Last week, Capital Institute network organization Demos released a striking report and series of graphics on the myth that economic growth equals progress. The report lays out the argument for rethinking our national accounts while the graphics visually detail the failures of GDP as a measurement of progress.
“Mismeasuring our Lives: Why GDP Doesn’t Add Up,” a panel discussion held at Columbia University on December 7, brought four distinguished economists together for an open conversation that began with the need for policymakers to look beyond GDP as a standard economic measure to address both ecological constraints and human well-being but moved to the central challenge of our time: can economies continue to grow without degrading the ecosystem and if not, what are the alternatives?
Sponsored by the public policy research and advocacy organization Demos, the event featured panelists Alan B. Krueger, most recently the US Treasury's Chief Economist and currently Bendheim Professor of Economics and Public Affairs at Princeton University; Glenn-Marie Lange, Senior Environmental Economist at the World Bank; Juliet B. Schor, Professor of Sociology, Boston College; and Joseph Stiglitz, Nobel Laureate and Co-Chair of the Committee on Global Thought at Columbia University.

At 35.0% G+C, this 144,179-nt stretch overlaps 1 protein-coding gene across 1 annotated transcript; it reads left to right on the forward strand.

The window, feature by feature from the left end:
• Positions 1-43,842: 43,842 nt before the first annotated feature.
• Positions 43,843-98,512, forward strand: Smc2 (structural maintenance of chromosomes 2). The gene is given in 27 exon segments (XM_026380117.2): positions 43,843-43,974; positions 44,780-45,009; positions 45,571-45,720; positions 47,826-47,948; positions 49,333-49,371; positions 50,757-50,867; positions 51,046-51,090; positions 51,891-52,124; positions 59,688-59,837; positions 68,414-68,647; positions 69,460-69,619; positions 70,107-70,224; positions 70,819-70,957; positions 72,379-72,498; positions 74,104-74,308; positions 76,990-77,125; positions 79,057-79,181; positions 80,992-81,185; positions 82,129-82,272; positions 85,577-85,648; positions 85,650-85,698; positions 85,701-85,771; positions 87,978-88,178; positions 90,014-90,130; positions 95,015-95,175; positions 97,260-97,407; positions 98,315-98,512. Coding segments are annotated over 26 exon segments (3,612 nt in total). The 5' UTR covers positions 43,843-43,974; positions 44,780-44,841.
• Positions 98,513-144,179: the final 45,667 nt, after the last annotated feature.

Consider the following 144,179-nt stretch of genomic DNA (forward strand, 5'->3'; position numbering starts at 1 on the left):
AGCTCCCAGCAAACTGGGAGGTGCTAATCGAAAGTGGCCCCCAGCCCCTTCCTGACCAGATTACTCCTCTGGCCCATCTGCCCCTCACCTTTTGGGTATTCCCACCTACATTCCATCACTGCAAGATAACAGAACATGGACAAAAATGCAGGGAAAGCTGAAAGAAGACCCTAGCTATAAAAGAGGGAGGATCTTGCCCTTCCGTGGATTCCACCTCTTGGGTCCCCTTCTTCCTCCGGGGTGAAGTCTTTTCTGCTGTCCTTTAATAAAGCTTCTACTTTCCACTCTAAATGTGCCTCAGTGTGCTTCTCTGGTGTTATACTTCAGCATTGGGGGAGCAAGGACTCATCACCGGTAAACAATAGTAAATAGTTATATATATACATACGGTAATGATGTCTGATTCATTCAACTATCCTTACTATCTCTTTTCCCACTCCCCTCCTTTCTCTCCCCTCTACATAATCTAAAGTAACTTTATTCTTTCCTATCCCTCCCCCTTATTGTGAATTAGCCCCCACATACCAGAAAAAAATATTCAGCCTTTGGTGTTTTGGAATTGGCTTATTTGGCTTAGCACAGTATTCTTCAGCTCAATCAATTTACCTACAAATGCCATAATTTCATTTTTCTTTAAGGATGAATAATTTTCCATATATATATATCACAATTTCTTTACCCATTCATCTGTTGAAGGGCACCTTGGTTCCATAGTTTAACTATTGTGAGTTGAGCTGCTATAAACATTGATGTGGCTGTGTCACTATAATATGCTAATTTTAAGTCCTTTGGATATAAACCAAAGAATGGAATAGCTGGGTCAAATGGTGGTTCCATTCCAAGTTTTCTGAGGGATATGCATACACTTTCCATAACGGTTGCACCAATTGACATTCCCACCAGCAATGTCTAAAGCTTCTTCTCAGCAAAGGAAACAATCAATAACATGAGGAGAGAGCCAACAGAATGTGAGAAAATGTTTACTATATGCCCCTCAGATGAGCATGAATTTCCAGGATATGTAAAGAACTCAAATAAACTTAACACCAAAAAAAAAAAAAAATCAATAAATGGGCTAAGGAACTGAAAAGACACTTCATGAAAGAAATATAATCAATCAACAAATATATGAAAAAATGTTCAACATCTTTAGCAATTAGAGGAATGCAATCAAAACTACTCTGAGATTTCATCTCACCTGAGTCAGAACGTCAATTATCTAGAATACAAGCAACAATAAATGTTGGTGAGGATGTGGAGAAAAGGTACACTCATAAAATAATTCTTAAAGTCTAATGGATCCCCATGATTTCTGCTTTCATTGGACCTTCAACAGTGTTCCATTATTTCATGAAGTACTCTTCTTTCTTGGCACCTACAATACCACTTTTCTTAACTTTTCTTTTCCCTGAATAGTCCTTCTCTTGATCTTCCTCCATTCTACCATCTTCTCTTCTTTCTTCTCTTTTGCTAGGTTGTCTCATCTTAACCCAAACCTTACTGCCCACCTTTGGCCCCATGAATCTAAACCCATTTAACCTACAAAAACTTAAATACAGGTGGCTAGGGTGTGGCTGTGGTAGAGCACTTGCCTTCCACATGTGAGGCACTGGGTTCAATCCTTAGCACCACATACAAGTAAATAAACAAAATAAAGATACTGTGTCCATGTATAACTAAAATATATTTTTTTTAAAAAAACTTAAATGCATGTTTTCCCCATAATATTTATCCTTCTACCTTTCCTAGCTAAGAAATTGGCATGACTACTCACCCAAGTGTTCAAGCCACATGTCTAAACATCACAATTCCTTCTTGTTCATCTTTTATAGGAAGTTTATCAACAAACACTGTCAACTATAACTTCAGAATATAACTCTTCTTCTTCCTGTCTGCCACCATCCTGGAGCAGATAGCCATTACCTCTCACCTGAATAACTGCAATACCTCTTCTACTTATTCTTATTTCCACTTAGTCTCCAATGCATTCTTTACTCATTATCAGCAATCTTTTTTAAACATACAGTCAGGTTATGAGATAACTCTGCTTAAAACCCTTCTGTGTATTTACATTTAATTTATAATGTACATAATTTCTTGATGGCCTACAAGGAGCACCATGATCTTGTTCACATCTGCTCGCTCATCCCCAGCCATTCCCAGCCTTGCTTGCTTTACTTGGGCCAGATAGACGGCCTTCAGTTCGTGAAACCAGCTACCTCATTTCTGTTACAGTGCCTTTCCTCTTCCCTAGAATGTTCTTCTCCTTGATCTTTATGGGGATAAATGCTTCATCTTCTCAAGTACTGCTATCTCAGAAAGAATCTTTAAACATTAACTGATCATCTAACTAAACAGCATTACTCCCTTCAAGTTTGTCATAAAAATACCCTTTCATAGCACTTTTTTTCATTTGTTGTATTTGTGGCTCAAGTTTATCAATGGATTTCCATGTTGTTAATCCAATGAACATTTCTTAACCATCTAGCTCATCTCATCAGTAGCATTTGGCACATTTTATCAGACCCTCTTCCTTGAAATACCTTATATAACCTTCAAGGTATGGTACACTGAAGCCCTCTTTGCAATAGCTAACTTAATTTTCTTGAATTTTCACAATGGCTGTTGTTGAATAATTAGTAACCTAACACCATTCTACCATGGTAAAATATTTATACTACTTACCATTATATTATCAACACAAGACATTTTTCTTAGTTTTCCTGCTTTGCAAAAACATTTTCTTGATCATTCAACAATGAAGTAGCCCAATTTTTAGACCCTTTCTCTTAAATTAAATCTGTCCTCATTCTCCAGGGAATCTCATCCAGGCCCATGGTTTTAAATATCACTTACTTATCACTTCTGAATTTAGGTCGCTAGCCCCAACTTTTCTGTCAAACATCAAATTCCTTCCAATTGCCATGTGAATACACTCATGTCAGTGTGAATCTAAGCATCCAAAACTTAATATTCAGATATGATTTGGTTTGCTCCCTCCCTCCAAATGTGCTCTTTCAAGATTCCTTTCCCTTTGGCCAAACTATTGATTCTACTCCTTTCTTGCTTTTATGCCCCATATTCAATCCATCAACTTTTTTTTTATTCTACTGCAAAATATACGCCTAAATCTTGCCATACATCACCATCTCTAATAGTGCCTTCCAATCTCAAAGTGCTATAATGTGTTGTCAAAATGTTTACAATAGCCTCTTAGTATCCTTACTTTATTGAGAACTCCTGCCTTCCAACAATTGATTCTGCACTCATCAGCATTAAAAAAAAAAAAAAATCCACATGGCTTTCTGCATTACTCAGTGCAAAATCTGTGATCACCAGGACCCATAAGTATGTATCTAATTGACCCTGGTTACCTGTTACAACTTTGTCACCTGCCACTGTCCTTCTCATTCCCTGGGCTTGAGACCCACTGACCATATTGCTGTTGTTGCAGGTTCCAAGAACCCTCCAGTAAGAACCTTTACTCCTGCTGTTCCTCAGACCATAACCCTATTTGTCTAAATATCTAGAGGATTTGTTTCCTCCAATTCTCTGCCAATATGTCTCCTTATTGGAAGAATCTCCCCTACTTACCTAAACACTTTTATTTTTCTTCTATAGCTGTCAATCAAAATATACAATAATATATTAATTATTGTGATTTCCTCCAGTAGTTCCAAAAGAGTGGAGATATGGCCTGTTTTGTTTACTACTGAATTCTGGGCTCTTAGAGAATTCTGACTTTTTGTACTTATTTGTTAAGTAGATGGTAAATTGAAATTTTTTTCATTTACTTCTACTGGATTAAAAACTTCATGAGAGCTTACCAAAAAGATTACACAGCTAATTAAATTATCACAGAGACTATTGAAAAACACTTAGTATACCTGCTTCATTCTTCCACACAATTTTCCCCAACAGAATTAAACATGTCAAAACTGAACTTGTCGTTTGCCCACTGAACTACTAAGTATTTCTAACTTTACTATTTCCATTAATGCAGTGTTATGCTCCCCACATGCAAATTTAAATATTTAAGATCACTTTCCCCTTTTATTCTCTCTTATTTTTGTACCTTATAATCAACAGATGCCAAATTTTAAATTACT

CASSE Issues Enough is Enough: Ideas for a Sustainable Economy in a World of Finite Resources - A Report from the First Steady State Economy Conference
The Center for the Advancement of the Steady State Economy (CASSE) held its first conference, in Leeds, UK, on June 19, 2010, with a focus on finding alternatives to current models of economic growth. Featuring members of the Capital Lab-sponsored 3rd Millennium Economy steering committee Tim Jackson and Peter Victor, the conference brought economists, scientists, business leaders, government officials and the NGO community together to help mold the vision of a steady state economy.
While most global leaders and economists extol the virtues of unfettered economic growth, conference speakers made the point that the economy is a subsystem of the earth’s ecosystem and is a human construct. Despite these known facts and the recent global financial meltdown, exponential economic growth continues to be almost universally perceived as a desirable outcome.
"It has always been so obvious to me that if you change the scorecard you change the game," says Hazel Henderson.
Capital Institute owes much to the thought leaders who have helped frame our perspective on “the purpose of capital," and Hazel Henderson is among those to whom we are most indebted. Hazel never ceases to amaze me. Susan Witt, Executive Director of the E. F. Schumacher Society, once described Hazel as a "national treasure." It's true. Never formally trained in economics, Hazel's grasp of the subject, particularly its shortcomings, is remarkable. Hazel is a systems thinker, with a unique grasp of the multiple disciplines necessary to be able to see, holistically, the systemic challenges we face. Yet it's Hazel's intellect, energy, passion, generosity, and drive, often against the grain where it can be lonely, year after year, "self inflicted" I might add, that is so special. I owe a great personal debt to my teacher, advisory board member, and inspirational friend, Hazel Henderson. —John Fullerton, Founder, Capital Institute